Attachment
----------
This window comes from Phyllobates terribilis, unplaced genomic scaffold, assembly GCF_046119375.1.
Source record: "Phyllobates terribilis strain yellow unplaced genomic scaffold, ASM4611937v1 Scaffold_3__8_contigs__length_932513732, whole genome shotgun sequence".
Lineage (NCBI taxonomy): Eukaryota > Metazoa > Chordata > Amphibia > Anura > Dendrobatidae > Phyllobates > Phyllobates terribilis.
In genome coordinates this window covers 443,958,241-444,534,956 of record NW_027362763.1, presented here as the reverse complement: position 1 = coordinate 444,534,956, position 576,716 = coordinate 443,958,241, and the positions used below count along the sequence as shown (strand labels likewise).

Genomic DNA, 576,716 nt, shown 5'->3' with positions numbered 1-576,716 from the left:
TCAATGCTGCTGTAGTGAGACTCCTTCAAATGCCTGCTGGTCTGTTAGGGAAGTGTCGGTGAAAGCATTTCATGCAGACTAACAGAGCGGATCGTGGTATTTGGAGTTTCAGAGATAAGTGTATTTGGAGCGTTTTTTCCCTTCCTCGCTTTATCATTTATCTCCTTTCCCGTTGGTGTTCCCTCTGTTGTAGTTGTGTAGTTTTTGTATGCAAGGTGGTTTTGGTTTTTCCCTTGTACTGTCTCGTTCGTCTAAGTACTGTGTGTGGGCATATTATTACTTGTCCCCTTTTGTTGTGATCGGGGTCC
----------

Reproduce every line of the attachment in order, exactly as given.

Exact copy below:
This window comes from Phyllobates terribilis, unplaced genomic scaffold, assembly GCF_046119375.1.
Source record: "Phyllobates terribilis strain yellow unplaced genomic scaffold, ASM4611937v1 Scaffold_3__8_contigs__length_932513732, whole genome shotgun sequence".
Lineage (NCBI taxonomy): Eukaryota > Metazoa > Chordata > Amphibia > Anura > Dendrobatidae > Phyllobates > Phyllobates terribilis.
In genome coordinates this window covers 443,958,241-444,534,956 of record NW_027362763.1, presented here as the reverse complement: position 1 = coordinate 444,534,956, position 576,716 = coordinate 443,958,241, and the positions used below count along the sequence as shown (strand labels likewise).

Genomic DNA, 576,716 nt, shown 5'->3' with positions numbered 1-576,716 from the left:
TCAATGCTGCTGTAGTGAGACTCCTTCAAATGCCTGCTGGTCTGTTAGGGAAGTGTCGGTGAAAGCATTTCATGCAGACTAACAGAGCGGATCGTGGTATTTGGAGTTTCAGAGATAAGTGTATTTGGAGCGTTTTTTCCCTTCCTCGCTTTATCATTTATCTCCTTTCCCGTTGGTGTTCCCTCTGTTGTAGTTGTGTAGTTTTTGTATGCAAGGTGGTTTTGGTTTTTCCCTTGTACTGTCTCGTTCGTCTAAGTACTGTGTGTGGGCATATTATTACTTGTCCCCTTTTGTTGTGATCGGGGTCC